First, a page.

The flawed electoral process of these groups doesn’t require candidates to list their interests. They have to be declared at meeting times, but not in the election profiles each candidate writes about themselves, there’s no requirement to inform the voting public.

I have personally witnessed farming in areas which have no direct effects on waterways, but these farms are in locations which will never severely affect waterways; and have seen some practices on farms which do affect the run-off, and water quality. You don’t have to go far to see it.

It’s well past time the Councils were held accountable!

Councils should not be self-regulating, they should be audited by an independent authority, regarding stormwater, wastewater, sewerage so their overpaid CEO’s cannot influence managers and hide issues and allow them to pollute our streams etc.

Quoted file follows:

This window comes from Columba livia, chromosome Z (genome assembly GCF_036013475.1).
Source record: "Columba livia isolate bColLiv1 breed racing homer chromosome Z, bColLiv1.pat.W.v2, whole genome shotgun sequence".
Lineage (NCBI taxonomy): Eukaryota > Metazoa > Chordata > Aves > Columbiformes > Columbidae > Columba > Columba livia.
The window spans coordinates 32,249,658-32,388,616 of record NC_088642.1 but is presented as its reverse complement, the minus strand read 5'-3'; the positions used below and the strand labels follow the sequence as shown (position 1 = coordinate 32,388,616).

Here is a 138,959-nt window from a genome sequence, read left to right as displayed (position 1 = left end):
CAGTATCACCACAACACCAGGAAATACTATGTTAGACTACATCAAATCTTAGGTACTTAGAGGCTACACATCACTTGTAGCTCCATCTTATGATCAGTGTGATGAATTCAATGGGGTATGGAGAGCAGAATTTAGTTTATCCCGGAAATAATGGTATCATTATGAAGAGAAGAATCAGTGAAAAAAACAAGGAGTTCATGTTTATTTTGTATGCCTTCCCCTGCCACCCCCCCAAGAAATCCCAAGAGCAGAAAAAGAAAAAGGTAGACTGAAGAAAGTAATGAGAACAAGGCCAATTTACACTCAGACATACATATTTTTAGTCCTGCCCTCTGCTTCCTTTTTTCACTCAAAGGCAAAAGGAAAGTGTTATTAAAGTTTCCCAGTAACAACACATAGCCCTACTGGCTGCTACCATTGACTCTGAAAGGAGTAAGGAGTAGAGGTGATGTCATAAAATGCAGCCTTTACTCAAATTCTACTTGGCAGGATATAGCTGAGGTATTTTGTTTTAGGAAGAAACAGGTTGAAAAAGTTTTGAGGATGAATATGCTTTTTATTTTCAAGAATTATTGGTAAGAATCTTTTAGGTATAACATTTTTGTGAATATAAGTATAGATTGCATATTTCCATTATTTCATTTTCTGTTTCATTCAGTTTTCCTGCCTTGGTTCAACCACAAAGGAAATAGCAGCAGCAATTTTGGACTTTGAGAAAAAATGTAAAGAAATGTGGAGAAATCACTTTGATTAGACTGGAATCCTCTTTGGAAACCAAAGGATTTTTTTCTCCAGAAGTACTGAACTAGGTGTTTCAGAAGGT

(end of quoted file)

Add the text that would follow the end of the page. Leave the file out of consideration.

The actual victims are our grand-kids, who are denied the opportunity to go down to the local creek and catch frogs and cockabullies’ and learn about the natural world like we did, as a result of all this. And that is why I shall continue to fight all the causes, regardless of whether they originate through deliberate actions or through an apathetic disregard of ‘just letting it happen’.


Leave a Reply